Fine-Needle Aspiration Biopsy
Diagnostic intraocular fine-needle aspiration biopsy (FNAB) may be useful in distinguishing between primary uveal tumors and metastases. The procedure is performed under direct visualization through a dilated pupil, transvitreally or transsclerally (see Chapter 17, Videos 17-1 and 17-2, respectively). Iris tumors may be accessible for FNAB via sampling through the anterior chamber.
Special cytology fixatives, typically alcohol-based, are used for FNAB specimens. The cells obtained through FNAB can be processed using various cytopathologic techniques, such as a cytospin preparation, in which cells are centrifuged onto a glass slide, or when enough cells are present, they can be centrifuged and processed into a paraffin block (cell block) (Fig 3-5). A cell block allows the pathologist to employ special stains, IHC, ISH, microarray, and gene expression profiling if needed and as cellular material permits. In cases of suspected uveal melanoma, biopsy specimens can undergo genetic analysis to identify prognostic chromosomal abnormalities and gene expression profiling patterns. Intraocular FNAB has also been utilized in the diagnosis of primary intraocular lymphoma (PIOL). In cases of suspected PIOL, the biopsy specimen can undergo flow cytometric analysis, immunocytologic analysis, cytokine analysis, or molecular biological analysis (using PCR on both fixed and nonfixed material), depending on the sample volume. See also Chapters 17 and 20.
Intraocular FNAB has been postulated to increase the risk of tumor spread outside the eye, although this is controversial. In general, when properly performed, FNAB does not pose a major risk for tumor seeding. However, retinoblastoma is a notable exception, as FNAB can definitely increase the risk of local and distant tumor spread.
Some orbital surgeons have used FNAB to diagnose orbital lesions, especially optic nerve tumors and presumed metastases to the orbit. However, FNAB of an orbital mass may not adequately sample all representative areas of the tumor because it is difficult for the surgeon to make several passes at different angles through an intraorbital tumor without risking complications. Specific indications for performing intraocular or intraorbital FNAB are beyond the scope of this discussion, but some of these indications are discussed in Chapters 17 and 20 of this book. Ophthalmic FNAB should be performed with the assistance of an ophthalmic pathologist or cytopathologist experienced with these cases, because of the small amount of tissue/cells often obtained.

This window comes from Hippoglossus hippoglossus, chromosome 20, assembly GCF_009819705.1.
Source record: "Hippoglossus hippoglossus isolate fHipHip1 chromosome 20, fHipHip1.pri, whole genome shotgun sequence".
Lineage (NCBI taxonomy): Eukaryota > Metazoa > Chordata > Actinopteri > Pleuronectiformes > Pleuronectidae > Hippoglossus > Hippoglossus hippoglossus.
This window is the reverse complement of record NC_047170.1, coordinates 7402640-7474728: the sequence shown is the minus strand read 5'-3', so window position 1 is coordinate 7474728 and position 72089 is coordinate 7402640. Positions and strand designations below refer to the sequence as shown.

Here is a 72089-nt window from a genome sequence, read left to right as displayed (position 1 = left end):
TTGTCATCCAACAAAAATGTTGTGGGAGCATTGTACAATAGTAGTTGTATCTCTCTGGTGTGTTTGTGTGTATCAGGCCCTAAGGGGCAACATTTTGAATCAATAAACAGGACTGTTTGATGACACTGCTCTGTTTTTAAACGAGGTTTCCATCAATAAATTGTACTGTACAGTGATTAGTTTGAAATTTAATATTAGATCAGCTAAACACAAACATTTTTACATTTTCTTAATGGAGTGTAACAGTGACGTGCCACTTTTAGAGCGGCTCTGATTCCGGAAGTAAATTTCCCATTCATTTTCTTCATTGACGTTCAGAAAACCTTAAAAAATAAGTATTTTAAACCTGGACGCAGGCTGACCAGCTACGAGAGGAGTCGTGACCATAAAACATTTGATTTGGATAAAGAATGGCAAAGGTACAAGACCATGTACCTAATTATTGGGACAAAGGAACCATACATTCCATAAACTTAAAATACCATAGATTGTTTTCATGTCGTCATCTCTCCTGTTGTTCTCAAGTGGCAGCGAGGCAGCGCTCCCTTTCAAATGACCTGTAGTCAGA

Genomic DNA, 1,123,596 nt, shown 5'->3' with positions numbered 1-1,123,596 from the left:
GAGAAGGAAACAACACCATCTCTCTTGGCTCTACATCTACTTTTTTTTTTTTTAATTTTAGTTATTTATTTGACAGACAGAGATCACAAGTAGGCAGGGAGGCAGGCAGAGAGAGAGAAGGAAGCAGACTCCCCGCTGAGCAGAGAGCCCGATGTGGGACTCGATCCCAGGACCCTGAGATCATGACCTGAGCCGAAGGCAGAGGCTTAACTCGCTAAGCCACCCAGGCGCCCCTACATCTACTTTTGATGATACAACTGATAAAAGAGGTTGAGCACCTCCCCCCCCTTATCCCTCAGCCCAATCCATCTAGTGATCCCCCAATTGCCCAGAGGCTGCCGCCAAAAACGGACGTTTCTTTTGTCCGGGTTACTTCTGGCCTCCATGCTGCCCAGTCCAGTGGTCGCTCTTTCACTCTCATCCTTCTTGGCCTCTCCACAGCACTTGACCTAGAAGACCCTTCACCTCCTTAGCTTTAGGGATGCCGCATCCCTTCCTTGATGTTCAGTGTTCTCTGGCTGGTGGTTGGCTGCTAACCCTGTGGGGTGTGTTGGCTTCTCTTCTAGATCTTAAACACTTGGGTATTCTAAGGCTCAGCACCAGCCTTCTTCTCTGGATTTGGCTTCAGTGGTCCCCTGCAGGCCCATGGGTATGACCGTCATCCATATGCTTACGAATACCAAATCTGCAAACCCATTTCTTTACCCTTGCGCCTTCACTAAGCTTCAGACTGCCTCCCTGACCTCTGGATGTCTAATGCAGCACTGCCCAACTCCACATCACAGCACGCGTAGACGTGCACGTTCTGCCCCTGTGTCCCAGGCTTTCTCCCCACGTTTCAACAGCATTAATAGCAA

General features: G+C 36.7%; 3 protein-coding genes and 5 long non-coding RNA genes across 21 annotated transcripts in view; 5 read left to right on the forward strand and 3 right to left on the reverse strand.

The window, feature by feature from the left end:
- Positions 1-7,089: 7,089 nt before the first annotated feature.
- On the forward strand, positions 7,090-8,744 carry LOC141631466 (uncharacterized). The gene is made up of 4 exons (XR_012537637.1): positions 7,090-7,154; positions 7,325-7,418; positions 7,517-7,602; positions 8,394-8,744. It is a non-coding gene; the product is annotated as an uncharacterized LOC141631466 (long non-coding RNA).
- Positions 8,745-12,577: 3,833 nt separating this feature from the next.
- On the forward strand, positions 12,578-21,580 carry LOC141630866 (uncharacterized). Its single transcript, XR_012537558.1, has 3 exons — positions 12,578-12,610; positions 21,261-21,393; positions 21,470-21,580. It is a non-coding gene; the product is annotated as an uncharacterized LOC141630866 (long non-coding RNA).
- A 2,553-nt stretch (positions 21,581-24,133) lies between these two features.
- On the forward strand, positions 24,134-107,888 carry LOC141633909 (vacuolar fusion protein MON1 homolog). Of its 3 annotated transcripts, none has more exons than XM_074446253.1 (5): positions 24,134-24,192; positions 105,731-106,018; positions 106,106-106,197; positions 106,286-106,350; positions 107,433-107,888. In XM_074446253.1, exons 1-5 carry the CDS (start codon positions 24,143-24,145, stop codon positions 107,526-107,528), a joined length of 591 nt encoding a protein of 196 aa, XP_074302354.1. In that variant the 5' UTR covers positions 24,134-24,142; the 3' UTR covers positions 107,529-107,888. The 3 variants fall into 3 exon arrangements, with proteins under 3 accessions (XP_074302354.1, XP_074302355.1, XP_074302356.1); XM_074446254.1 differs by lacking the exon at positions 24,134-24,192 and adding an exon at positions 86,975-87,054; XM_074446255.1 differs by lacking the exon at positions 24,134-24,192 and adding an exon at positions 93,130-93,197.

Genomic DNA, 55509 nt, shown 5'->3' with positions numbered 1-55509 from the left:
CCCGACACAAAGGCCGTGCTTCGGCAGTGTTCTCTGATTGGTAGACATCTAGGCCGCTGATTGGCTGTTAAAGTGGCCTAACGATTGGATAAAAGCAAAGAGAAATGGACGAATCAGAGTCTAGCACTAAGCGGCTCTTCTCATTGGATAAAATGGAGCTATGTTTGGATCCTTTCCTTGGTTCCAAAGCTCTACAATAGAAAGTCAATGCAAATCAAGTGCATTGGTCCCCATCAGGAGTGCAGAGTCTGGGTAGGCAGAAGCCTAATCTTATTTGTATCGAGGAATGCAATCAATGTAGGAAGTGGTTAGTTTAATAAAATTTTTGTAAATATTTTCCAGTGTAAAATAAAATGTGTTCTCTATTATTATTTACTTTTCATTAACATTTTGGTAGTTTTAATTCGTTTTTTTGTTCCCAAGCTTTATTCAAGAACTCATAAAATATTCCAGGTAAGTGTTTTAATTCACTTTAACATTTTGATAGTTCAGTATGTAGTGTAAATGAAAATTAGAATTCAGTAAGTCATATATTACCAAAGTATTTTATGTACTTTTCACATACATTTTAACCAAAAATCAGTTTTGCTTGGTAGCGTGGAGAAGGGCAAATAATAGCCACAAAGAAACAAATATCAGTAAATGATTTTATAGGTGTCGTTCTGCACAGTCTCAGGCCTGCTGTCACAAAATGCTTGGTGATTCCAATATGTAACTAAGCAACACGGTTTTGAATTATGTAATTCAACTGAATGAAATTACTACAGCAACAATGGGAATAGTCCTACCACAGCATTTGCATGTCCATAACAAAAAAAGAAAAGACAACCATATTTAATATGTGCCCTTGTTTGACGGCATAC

Figure 3-5 Fine-needle aspiration biopsy (FNAB) of a choroidal tumor. A, Cytologic liquid-based preparation displays prominent nucleoli (arrow) and some brown pigment (arrowhead) suggestive of melanoma. B, Sections from a cell block of the aspirated cells, stained with HMB-45 immunohistochemical stain using a red chromogen, is positive, confirming the diagnosis of melanoma. Notice the difference between the red chromogen color product (arrows) and the brown melanin (arrowheads).
(Courtesy of Patricia Chévez-Barrios, MD.)
Eide N, Walaas L. Fine-needle aspiration biopsy and other biopsies in suspected intraocular malignant disease: a review. Acta Ophthalmol. 2009;87(6):588–601.
McCannel TA. Fine-needle aspiration biopsy in the management of choroidal melanoma. CurrOpin Ophthalmol. 2013;24(3):262–266.
Excerpted from BCSC 2020-2021 series: Section 4 - Ophthalmic Pathology and Intraocular Tumors. For more information and to purchase the entire series, please visit https://www.aao.org/bcsc.